NEW YORK, April 10 /PRNewswire-USNewswire/ -- Pricey brand loyalists
may want to re-think their allegiance before spending big money on the next
major kitchen appliances, says Consumer Reports Annual Product Reliability
Survey, which identifies the most and least reliable product brands.
Among the least reliable brands identified by Consumer Reports readers
are major cooking appliances by high-end brands such as Viking, Thermador,
Dacor and Jenn-Air. CR's survey shows that 33 percent of Viking gas ranges
and at least 15 percent of Viking, Thermador and Dacor gas cooktops have
been repaired or have had an un-repairable problem during the last few
Pricey Sub-Zero brand refrigerators also proved to be among the more
repair prone brands. CR's survey shows that 24 percent of Sub-Zero side-by-
side models, as well as 24 percent of Sub-Zero top-/bottom-freezers models
have needed repair over last few years-a stark contrast to Whirlpool, whose
category-best side-by-side and top-/bottom-freezers models required the
least amount of repairs, 14 percent and 7 percent respectively.
Whirlpool, Kenmore and GE brands prove to be safe bets for major
appliance shoppers. Both brands on average tend to have relatively low
repair rates between 2002 and 2006 for many types of appliances including
electric ranges, gas ranges, gas cook tops, electronic wall ovens,
refrigerators, gas and electric clothes dryers, and front- and top-loading
While not the sole front runner in each electronic device category,
Sony brand electronics were a safe bet and among the more reliable brands
in many categories including camcorders, and picture tube TVs. Sony shows
promising reliability for plasma TVs, LCD TVs, microdisplay TVs.
Consumer Reports National Research Center's reliability data is based
on responses from more than 950,000 readers. Because many readers own more
than one type of product in the same category, that translates into more
than 1.3 million vehicles, 1.2 million electronic gadgets, and 2.5 million
appliances and lawn machines -- a total of 5.1 million product reports.
"While changes in design can change a product's performance, and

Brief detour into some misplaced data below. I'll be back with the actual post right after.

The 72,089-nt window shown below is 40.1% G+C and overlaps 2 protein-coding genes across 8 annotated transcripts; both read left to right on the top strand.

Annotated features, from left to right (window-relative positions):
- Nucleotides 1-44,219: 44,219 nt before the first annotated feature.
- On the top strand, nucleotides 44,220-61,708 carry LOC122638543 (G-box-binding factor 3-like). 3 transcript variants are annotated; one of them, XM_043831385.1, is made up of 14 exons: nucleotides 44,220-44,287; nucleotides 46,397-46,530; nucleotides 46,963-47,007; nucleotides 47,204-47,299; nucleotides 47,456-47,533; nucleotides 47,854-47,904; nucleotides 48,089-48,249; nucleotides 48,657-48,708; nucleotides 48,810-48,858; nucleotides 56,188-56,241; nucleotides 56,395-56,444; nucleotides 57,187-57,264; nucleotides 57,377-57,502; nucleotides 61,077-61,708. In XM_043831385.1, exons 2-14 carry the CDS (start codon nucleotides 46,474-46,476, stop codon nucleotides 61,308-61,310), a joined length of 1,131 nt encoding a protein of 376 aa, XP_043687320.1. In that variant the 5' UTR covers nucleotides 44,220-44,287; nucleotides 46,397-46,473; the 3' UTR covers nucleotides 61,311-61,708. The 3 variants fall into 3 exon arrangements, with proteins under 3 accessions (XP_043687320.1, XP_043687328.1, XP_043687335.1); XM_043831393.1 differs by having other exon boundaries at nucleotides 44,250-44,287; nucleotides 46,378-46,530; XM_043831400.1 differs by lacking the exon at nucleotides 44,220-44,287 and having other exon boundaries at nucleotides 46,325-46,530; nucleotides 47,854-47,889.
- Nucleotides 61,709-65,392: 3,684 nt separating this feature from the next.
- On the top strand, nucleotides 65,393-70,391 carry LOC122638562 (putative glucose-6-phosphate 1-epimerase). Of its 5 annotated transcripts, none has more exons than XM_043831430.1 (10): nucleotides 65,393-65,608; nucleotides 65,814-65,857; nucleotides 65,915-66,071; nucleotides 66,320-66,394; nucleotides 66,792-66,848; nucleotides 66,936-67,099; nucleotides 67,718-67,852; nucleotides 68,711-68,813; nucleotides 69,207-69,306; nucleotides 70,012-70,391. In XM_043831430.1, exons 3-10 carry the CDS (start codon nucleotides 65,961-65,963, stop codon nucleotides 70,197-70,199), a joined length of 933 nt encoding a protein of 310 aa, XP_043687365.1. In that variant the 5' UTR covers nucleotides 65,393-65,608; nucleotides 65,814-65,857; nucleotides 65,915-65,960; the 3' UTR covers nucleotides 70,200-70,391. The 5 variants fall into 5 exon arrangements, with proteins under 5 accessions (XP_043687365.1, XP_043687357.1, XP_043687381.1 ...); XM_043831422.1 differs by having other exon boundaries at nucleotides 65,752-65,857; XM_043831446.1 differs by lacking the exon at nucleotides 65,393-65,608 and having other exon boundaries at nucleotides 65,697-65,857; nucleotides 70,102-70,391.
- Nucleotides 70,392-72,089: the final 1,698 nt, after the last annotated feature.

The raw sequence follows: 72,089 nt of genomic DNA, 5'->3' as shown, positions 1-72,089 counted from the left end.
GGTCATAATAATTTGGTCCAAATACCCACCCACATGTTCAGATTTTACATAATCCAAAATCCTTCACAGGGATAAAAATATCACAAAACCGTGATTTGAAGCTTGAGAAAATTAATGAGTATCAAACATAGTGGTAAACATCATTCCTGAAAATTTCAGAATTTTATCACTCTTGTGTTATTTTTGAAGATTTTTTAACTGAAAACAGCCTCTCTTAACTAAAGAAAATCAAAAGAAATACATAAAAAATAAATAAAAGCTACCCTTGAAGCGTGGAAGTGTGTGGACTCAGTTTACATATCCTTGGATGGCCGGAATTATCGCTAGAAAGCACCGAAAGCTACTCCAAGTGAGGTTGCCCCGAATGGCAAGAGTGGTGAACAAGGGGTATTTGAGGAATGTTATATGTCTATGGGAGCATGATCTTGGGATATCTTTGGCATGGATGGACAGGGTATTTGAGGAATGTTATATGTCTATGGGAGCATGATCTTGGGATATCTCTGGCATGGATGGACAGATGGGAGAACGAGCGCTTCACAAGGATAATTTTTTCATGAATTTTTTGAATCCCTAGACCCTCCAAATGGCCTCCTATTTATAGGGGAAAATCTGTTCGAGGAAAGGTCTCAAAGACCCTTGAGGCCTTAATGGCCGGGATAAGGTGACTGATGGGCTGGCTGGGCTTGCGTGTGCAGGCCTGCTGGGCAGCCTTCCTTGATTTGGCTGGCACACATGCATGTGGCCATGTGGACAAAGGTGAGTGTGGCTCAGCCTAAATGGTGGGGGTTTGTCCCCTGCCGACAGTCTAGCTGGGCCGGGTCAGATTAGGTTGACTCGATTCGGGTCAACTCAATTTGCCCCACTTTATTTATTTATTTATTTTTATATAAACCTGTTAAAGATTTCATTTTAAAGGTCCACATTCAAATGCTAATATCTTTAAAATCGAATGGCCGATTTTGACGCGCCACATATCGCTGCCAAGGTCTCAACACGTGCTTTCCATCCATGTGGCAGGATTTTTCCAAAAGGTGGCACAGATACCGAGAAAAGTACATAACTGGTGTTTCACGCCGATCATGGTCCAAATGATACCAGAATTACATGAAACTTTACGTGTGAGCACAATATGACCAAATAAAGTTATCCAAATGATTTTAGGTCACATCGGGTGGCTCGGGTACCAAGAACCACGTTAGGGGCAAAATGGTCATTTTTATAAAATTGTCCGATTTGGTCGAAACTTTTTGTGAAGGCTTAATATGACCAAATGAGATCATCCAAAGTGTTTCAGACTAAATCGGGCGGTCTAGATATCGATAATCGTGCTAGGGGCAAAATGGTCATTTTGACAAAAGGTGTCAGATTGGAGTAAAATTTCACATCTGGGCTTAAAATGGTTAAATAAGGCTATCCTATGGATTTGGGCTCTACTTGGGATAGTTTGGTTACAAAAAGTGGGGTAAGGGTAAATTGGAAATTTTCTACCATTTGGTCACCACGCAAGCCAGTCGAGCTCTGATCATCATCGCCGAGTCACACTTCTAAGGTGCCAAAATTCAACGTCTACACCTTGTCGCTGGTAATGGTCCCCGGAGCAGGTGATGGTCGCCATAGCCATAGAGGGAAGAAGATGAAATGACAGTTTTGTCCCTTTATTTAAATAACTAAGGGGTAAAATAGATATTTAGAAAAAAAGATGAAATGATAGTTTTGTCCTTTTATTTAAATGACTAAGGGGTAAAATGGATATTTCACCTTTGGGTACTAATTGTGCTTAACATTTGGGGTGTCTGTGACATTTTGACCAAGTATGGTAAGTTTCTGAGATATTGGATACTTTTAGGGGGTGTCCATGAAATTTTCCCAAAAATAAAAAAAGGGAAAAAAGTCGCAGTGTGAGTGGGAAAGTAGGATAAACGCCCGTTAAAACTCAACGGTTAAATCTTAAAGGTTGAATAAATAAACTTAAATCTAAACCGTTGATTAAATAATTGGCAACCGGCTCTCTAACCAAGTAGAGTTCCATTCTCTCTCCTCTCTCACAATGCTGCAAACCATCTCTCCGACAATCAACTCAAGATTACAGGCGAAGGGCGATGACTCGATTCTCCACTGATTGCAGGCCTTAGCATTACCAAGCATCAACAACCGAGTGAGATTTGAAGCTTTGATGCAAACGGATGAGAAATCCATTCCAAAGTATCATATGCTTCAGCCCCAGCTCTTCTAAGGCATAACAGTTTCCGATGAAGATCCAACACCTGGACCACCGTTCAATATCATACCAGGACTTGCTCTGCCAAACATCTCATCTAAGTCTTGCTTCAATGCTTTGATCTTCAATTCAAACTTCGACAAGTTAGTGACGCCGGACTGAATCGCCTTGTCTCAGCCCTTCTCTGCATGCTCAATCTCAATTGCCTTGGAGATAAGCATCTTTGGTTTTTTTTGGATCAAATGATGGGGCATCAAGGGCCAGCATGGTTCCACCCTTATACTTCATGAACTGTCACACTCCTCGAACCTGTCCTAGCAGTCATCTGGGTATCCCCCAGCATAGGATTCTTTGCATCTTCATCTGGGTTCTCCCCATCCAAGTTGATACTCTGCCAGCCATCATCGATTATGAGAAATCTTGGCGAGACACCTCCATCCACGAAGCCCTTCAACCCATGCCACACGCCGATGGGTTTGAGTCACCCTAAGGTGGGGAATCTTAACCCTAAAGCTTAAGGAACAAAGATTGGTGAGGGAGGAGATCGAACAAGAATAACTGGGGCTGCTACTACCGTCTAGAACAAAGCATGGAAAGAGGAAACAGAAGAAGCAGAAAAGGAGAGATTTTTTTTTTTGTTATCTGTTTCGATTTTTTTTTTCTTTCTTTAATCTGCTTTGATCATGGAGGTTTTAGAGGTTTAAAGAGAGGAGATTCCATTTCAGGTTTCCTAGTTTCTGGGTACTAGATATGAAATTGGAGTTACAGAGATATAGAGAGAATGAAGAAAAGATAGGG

specific models within a brand may vary in reliability, we have found that
choosing a brand with a consistently good history improves your chances of
getting a reliable model," said Mark Kotkin, director of survey research
for Consumer Reports.
Time to Repair or Replace?
Sometimes entire product categories require more repairs than others.
For example, when Consumer Reports looked at three-- and
four-year-old-products, it found that laptop and desktop computers,
side-by-side refrigerators with ice makers, riding mowers and lawn tractors
tended to need more fixes than other type of products.
Consumer Reports generally advises that in the following scenarios
buyers should replace rather than repair products: (1) when a product costs
less than $150; and (2) if repairs would cost more than half the price of a
The May 2007 issue of Consumer Reports offers consumers a timeline to
determine whether it's smarter to replace a product than to repair it by
considering the product's age, typical repair and replacement costs, and
the improvements of new models. The chart below shows at what age it would
be more sensible for consumers to replace rather than repair their current
4 Years digital cameras, 32-inch picture-tube TVs
5 Years camcorders, 36-inch picture-tube TVs
computers, gas push mowers
6 Years dishwashers, over-the-range microwaves, top-
freezer refrigerators, upright vacuums
7 Years clothes dryers, gas self-propelled mowers,
8 Years Bottom-freezer and side-by-side refrigerators,
canister vacuums, electric or gas ranges,
electric wall ovens, front-loader washers
CR's May issue, which goes on sale April 10, offers a complete rundown
on the most and least reliable brands for cooking appliances,
refrigerators, washers and dryers, electronics products, TVs, vacuums,
cars, lawn machines and much more. More information is also available at
The material above is intended for legitimate news entities only; it
may not be used for commercial or promotional purposes. Consumer Reports(R)
is published by Consumers Union, an expert, independent nonprofit
organization whose mission is to work for a fair, just, and safe
marketplace for all consumers and to empower consumers to protect
themselves. To achieve this mission, we test, inform, and protect. To
maintain our independence and impartiality, Consumers Union accepts no
outside advertising, no free test samples, and has no agenda other than the
interests of consumers. Consumers Union supports itself through the sale of
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SOURCE Consumer Reports